Rosie Dawson-Hewes: Coffee love - a price to pay

By Rosie Dawson-Hewes

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The need for good coffee is something lots of people can't give up.
The need for good coffee is something lots of people can't give up.

I'm a coffee snob. Always have been, always will be. I like to blame my Wellingtonian upbringing and the fact my first boyfriend was a particularly picky barista. Regardless of how it came about, coffee is something I take very seriously.

I remember my first coffee with fondness, like many other childhood memories. I was 16 and had travelled into Wellington CBD with some friends. My 19-year-old brother agreed to meet up with me afterward. It was about 10pm and he took me to the oh-so-grown-up Midnight Espresso, a long-running institution on Cuba St. He ordered a long black. I'd never had proper coffee before, but was keen to try it, so my brother ordered me a latte - a milky introduction to what would become a life-long love.

Read more: Bay coffee drinkers least likely to cut back

I've since graduated to flat whites, always in a tulip cup. If I'm offered a large cup, I'll usually crack a joke about how I didn't realise I'd entered a time portal to the '90s and you may as well give me caffeine soup. I will sometimes order a long black, but mostly if I'm not sure of the quality of the brew where I'm ordering. (It's harder to muck up a long black than a flat white.)

Nowadays I make the journey from my office, two blocks down the road to my local spot for my morning brew. I'm there so often my colleagues jokingly refer to it as my second office. I'm even friends with my barista on Facebook. We send each other coffee memes and joke about our pickiness when it comes to how our bean is served. The staff at my local know me by name but, come to think of it, that's not actually exclusive to my weekday coffee spot. I also have a few select weekend coffee spots, where I know I'll be served consistently great coffee. Those baristas also know me by name. As a result, out-of-town visitors are always given the impression the Bay is a super-friendly place. I mean, obviously it is friendly, but the familiarity with which my fellow coffee-lovers refer to me has become somewhat of a running joke.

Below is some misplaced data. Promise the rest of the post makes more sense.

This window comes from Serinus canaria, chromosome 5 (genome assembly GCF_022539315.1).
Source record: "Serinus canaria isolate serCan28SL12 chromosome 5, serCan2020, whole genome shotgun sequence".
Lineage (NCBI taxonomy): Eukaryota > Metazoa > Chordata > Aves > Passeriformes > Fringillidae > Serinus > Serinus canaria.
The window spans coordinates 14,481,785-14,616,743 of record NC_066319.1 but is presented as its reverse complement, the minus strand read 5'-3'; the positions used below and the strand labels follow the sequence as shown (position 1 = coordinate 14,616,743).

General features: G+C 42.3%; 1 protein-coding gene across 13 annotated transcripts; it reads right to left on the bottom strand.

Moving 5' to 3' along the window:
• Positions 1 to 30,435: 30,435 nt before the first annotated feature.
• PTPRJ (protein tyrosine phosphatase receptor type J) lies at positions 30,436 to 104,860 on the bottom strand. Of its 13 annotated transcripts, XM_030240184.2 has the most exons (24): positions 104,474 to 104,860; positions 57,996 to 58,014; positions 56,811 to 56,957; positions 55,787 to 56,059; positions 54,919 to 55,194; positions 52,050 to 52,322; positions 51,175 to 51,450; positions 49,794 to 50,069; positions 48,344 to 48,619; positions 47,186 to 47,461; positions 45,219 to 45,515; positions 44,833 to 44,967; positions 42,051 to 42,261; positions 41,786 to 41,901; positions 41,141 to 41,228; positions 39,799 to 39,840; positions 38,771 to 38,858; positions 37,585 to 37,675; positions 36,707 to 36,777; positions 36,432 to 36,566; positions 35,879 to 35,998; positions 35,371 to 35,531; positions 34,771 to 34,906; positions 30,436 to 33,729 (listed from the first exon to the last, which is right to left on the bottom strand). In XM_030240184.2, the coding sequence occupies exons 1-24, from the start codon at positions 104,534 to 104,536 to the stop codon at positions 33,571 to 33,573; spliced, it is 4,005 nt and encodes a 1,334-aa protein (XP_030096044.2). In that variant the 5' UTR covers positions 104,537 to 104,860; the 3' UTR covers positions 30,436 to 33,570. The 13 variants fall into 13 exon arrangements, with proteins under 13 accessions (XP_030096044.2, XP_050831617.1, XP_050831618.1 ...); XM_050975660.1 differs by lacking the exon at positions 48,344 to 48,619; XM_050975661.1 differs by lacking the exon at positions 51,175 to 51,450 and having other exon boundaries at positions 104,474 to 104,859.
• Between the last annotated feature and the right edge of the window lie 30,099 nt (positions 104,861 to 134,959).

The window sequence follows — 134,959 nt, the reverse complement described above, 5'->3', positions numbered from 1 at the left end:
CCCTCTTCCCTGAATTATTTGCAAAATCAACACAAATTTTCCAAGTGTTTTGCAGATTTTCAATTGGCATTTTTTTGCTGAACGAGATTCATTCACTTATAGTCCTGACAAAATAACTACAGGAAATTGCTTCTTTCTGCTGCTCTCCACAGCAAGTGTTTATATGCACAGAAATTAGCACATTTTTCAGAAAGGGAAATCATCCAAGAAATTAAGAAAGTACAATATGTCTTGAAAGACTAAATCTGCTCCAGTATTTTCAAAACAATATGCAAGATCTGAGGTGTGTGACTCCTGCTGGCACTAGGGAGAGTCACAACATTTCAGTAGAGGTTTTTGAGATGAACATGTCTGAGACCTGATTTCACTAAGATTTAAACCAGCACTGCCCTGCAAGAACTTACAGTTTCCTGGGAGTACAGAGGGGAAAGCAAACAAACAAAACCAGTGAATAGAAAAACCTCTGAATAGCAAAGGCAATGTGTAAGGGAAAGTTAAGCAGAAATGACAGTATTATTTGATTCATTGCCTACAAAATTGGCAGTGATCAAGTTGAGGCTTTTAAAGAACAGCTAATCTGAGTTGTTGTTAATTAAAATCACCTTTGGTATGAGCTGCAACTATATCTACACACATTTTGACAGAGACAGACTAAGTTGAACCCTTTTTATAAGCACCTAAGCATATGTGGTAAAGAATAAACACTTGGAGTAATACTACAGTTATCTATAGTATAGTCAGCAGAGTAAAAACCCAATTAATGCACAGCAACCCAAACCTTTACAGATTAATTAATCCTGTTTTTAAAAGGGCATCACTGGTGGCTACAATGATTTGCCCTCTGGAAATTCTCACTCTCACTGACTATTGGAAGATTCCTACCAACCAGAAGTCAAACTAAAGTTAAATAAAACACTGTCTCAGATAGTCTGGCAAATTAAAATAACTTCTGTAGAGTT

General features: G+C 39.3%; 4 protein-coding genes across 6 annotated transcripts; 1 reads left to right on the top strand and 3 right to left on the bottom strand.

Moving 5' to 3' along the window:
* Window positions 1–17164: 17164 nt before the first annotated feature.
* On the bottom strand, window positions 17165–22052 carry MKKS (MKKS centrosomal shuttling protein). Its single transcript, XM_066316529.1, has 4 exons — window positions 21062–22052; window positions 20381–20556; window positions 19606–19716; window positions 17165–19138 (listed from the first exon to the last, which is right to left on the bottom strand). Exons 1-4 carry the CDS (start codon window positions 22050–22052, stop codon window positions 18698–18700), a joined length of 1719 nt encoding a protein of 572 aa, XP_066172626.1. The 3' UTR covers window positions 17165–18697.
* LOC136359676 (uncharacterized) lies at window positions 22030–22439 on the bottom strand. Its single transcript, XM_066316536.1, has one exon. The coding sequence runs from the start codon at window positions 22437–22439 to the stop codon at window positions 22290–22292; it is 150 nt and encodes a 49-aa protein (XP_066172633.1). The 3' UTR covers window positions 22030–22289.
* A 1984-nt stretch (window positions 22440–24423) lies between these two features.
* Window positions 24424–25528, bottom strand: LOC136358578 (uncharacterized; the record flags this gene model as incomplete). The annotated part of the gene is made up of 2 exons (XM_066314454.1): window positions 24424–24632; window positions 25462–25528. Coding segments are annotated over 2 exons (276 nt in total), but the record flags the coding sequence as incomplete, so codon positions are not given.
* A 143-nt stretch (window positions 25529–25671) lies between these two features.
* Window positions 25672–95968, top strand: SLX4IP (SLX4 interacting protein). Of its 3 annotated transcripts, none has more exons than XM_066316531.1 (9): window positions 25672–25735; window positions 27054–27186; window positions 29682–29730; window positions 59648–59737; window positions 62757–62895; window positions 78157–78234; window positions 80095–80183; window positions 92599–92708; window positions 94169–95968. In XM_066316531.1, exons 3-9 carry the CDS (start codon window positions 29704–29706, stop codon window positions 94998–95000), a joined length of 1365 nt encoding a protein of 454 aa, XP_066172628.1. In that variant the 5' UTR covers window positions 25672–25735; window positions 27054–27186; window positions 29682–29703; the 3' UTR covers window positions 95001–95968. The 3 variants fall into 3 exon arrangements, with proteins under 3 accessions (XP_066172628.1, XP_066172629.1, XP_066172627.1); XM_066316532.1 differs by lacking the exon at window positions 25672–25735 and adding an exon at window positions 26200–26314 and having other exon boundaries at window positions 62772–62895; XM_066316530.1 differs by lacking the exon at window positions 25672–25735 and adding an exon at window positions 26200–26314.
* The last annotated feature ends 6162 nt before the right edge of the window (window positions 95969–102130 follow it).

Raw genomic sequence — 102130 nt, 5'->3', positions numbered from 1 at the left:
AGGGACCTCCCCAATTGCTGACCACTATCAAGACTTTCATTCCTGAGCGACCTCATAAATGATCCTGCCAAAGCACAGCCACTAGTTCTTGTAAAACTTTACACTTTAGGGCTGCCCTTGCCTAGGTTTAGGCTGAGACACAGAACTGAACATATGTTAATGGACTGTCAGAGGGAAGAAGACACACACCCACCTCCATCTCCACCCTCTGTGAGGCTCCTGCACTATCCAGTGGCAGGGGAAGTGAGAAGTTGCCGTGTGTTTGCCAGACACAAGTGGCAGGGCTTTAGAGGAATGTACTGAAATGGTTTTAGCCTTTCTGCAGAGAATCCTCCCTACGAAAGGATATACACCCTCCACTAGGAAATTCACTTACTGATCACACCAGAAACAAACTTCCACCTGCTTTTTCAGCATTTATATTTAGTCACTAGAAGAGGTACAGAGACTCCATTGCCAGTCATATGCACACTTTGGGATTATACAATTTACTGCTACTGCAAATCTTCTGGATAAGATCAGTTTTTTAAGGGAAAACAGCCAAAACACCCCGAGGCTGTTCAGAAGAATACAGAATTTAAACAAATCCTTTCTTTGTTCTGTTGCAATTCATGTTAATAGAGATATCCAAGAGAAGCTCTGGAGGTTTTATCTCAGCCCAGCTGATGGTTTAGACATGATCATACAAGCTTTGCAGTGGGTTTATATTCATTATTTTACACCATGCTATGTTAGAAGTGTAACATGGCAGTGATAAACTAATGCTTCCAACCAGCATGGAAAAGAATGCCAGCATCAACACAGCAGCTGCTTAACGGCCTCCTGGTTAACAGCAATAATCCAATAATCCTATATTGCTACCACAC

I digress. My point in all of this is to say that I really love my coffee. My non-coffee-drinking husband has started building in an extra 15 minutes whenever we go out on weekends, so we can stop in for my flat white fix. Yes, I could make it at home, and have done so in the past, but for me there is something deliciously indulgent about a really flipping good barista-made coffee.

And it's not something I'm giving up any time soon, despite the reasonably high annual cost - $1404.

I thought when I moved to the Bay that I'd be alone in this regard, but a new nationwide survey reveals that us Bay folk are actually the least likely to restrict our coffee habit to save money - only 35 per cent of respondents said they would.

I have done this in the past. When times were tough, hubby and I both surviving on one miserly journalist's wage, I switched to plunger for my daily fix. And while it was cheaper, I didn't enjoy it as much. There's something luxurious about my morning ritual. It's also a sanity break for me - a friend and I wander down together. It's a chance to collect our thoughts before we really crack into the day. I asked her yesterday if she'd ever give it up and she said it would be the last thing in her budget to go. She'd happily sacrifice other luxuries before her daily almond latte. "If I was to cut out coffees, I'd have to look at everything else in my budget, too," she said.

And when I quizzed another friend about his decision to give up barista-made coffee, his reasons were two-fold. "It's a waste of money," he point-blank told me. Ouch. He went on to say that he gets frustrated with barista-made coffee being inconsistent quality. He's only willing to pay someone else to make it if he absolutely knows it's going to be good. Does that make him even more of a snob than me? I'm not sure.

But the fact he'd rather spend his money on his bike than his morning cup definitely says he has different priorities.

After all, isn't one of the greatest things about being an adult that after all the bills are paid you can choose to spend your money on whatever you like? I mean, $4.50 a cup isn't much too pay for my small cup of happiness.

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